The European Union has reignited the discussion of scrapping the highly criticised Dublin Regulation, the policy that requires refugees to apply and claim asylum in the first European country they set foot in.

The huge number of migrants that have overwhelmed mainland Europe has made the Dublin Regulation virtually impossible to enforce and placed a political and economic strain on such countries as Greece and Italy. Germany has taken in around one million asylum seekers effectively bypassing the Dublin Regulation entirely and sounding the regulations death knell.

Proposals to replace the Dublin Regulation are expected to be put forward by the European Commission in March.

The UK are strongly against the scrapping of the Dublin Agreement and recently rejected the applications of four young Syrian men who fled Syria and arrived in France in September 2015 and found themselves in the Calais migrant camp known as “The Jungle” Three of the four applicants are teenagers, one of whom is suffering from post-traumatic stress disorder another cares for his twenty-six-year-old brother, (the fourth applicant) who has mental health problems.

The Home Office rejected the applications of these four Syrians under the Dublin Regulations that would only allow an asylum seeker in Calais to join their family in Britain if they had already applied for asylum in France.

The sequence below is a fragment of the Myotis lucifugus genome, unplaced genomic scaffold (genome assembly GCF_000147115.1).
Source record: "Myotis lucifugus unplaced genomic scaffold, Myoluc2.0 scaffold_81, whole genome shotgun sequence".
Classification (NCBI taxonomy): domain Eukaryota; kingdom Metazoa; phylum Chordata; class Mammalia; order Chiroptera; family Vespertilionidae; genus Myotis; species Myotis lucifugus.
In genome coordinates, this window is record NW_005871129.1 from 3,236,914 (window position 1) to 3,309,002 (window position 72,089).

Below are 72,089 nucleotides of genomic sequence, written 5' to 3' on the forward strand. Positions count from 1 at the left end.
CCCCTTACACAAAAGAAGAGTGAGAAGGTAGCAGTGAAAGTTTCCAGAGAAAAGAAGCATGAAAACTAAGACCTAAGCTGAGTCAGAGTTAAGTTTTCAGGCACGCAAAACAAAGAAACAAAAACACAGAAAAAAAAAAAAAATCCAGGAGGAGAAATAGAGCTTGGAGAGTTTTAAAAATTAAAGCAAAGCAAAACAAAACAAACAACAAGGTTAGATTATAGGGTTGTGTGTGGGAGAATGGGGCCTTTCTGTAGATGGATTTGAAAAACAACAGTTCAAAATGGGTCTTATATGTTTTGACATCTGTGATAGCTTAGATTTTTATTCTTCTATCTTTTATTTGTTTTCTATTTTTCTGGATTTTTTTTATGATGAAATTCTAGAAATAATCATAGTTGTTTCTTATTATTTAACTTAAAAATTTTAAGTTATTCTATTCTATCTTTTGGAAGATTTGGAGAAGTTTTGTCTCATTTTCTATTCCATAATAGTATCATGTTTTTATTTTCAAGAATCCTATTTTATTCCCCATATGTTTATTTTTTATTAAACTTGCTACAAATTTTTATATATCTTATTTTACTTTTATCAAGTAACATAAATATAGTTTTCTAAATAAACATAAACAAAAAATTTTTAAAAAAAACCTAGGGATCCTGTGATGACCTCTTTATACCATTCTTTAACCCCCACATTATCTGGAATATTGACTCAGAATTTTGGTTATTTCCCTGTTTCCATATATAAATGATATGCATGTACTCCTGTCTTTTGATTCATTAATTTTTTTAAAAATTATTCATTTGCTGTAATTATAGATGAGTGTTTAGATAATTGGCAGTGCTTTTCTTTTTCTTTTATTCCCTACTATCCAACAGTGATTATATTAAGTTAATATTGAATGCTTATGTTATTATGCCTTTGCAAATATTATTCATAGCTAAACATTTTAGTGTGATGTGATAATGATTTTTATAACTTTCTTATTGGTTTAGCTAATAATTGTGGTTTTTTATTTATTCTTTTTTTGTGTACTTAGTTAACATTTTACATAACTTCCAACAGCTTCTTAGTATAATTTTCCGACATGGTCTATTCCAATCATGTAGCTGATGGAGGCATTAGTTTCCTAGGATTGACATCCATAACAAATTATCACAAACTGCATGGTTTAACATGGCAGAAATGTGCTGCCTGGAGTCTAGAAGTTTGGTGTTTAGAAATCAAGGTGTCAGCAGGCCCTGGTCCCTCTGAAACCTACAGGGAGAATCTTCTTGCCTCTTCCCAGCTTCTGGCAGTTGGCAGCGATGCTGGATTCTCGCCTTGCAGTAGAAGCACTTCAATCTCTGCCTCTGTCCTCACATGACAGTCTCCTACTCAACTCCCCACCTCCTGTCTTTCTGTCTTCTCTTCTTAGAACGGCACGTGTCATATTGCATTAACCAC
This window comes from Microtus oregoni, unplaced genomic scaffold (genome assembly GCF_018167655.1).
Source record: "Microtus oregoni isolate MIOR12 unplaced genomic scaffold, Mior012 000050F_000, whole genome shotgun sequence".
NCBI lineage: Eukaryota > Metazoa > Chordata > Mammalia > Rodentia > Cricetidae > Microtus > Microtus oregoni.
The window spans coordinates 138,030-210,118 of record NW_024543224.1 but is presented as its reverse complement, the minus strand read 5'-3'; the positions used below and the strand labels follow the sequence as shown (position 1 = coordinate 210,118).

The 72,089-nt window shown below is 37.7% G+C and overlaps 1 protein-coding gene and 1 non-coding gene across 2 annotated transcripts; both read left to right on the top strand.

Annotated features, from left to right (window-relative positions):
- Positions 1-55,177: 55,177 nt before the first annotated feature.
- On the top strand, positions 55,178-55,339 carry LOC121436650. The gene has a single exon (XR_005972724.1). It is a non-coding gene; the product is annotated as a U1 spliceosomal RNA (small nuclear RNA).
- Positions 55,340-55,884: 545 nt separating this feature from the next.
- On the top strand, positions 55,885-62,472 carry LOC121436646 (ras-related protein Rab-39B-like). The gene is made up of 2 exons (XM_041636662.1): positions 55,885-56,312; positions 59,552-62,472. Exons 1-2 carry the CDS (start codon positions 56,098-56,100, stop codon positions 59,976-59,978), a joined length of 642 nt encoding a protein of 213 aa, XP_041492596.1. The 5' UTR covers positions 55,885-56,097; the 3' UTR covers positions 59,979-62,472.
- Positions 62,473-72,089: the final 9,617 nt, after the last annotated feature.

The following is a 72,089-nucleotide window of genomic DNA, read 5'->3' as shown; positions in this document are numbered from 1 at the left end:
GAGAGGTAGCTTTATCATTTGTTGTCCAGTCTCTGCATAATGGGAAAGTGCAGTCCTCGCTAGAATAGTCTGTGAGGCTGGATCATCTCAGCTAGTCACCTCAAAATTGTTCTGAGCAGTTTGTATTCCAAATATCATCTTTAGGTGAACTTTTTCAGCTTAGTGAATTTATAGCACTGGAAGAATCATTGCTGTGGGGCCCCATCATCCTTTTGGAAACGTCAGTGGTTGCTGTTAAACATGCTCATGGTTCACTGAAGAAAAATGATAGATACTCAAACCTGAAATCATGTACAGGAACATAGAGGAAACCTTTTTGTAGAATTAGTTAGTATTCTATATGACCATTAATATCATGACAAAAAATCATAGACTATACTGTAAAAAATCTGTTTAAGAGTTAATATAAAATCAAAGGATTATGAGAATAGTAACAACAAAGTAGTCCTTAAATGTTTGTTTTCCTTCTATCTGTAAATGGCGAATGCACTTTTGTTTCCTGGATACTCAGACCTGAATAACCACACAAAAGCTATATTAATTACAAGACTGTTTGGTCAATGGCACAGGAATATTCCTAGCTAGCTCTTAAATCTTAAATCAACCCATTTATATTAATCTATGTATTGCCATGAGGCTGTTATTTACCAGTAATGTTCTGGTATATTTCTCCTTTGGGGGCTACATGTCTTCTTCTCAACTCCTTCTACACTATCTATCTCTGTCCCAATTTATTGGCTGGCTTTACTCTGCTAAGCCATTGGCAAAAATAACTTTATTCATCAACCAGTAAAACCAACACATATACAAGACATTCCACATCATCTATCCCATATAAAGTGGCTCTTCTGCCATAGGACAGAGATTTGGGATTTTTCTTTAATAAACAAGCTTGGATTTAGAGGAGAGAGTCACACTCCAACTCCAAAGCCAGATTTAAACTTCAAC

Lawyers for the four, successfully challenged the decision in a Judicial Review arguing that the Dublin Regulations are not working and that the refugees are entitled to a family life under Article 8 of the European Convention of Human Rights. Consequently, they should immediately be brought to Britain to join their families and their asylum applications processed here. The court heard all the men have been traumatised and the squalid conditions at the camp were aggravating their health problems.

Mr Justice McCloskey, the president of the Immigration Tribunal, and Judge Mark Ockelton, the vice-president, ruled unanimously in favour of the Syrians and no “stay” has been issued on the court order, meaning the four Syrians could be allowed to travel to the UK at the earliest opportunity. A full court judgement is expected to be published in the coming week.

The case of the four Syrians is just another nail in the coffin of the Dublin Agreement.

There are no details at present as to what might replace the Regulation, but if and when the principle of return to first country of entry comes to an end, will come as a major relief to Italy and Greece, who had around 200,000 and 800,000 entrants respectively in 2015. It will also be a considerable relief to those who wanted to claim asylum in Europe, but did not necessarily want to be destitute on the streets of Rome, Athens or in the Calais “Jungle” camp. Challenges to the lawfulness of removal to Italy, Austria, Hungary, Bulgaria, Malta, France and Cyprus are ongoing in UK courts.

However, it is now clear that for whatever reason the Dublin Regulation has failed, whatever replaces it must be fair to Member States and fair to the people risking their lives to escape persecution.